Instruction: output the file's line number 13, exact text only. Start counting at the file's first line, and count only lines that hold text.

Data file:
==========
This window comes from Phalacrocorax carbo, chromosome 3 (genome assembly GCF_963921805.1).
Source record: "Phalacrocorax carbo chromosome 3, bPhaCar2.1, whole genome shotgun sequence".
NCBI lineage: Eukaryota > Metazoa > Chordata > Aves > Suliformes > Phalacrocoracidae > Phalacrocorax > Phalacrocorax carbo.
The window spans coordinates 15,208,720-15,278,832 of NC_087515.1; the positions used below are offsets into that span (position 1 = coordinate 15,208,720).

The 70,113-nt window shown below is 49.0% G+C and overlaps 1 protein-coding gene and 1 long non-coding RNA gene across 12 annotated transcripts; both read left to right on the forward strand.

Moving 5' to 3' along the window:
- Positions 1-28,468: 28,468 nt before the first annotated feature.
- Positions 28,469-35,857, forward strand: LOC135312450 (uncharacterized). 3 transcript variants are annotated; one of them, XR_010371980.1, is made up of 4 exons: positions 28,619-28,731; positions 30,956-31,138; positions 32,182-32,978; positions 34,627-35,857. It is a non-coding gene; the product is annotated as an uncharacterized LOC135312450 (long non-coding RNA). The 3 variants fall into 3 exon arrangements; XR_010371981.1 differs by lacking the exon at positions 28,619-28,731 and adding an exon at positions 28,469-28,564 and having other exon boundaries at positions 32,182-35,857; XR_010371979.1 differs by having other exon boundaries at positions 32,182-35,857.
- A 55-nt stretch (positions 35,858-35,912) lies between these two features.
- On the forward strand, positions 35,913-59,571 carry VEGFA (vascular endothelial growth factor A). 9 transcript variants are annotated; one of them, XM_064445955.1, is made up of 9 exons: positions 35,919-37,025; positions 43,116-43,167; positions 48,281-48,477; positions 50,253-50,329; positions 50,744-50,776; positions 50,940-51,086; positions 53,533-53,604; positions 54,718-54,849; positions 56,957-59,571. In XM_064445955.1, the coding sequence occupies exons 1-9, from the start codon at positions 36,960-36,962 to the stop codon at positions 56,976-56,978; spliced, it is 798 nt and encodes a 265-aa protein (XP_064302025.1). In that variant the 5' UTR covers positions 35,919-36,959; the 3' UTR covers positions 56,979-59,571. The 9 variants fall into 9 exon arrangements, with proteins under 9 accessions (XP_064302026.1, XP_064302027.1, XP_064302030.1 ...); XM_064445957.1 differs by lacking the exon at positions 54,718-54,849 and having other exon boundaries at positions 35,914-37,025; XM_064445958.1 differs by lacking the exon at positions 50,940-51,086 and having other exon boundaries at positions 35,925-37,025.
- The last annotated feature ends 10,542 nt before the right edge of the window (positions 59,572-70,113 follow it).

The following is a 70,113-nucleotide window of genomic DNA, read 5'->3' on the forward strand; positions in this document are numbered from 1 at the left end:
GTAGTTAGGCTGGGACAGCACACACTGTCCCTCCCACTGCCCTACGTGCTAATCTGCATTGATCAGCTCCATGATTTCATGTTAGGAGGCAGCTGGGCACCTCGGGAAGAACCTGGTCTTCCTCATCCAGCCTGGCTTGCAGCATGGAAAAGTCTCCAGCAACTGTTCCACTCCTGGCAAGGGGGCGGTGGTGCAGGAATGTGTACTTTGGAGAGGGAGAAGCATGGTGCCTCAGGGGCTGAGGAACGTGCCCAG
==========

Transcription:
GTAGTTAGGCTGGGACAGCACACACTGTCCCTCCCACTGCCCTACGTGCTAATCTGCATTGATCAGCTCCATGATTTCATGTTAGGAGGCAGCTGGGCACCTCGGGAAGAACCTGGTCTTCCTCATCCAGCCTGGCTTGCAGCATGGAAAAGTCTCCAGCAACTGTTCCACTCCTGGCAAGGGGGCGGTGGTGCAGGAATGTGTACTTTGGAGAGGGAGAAGCATGGTGCCTCAGGGGCTGAGGAACGTGCCCAG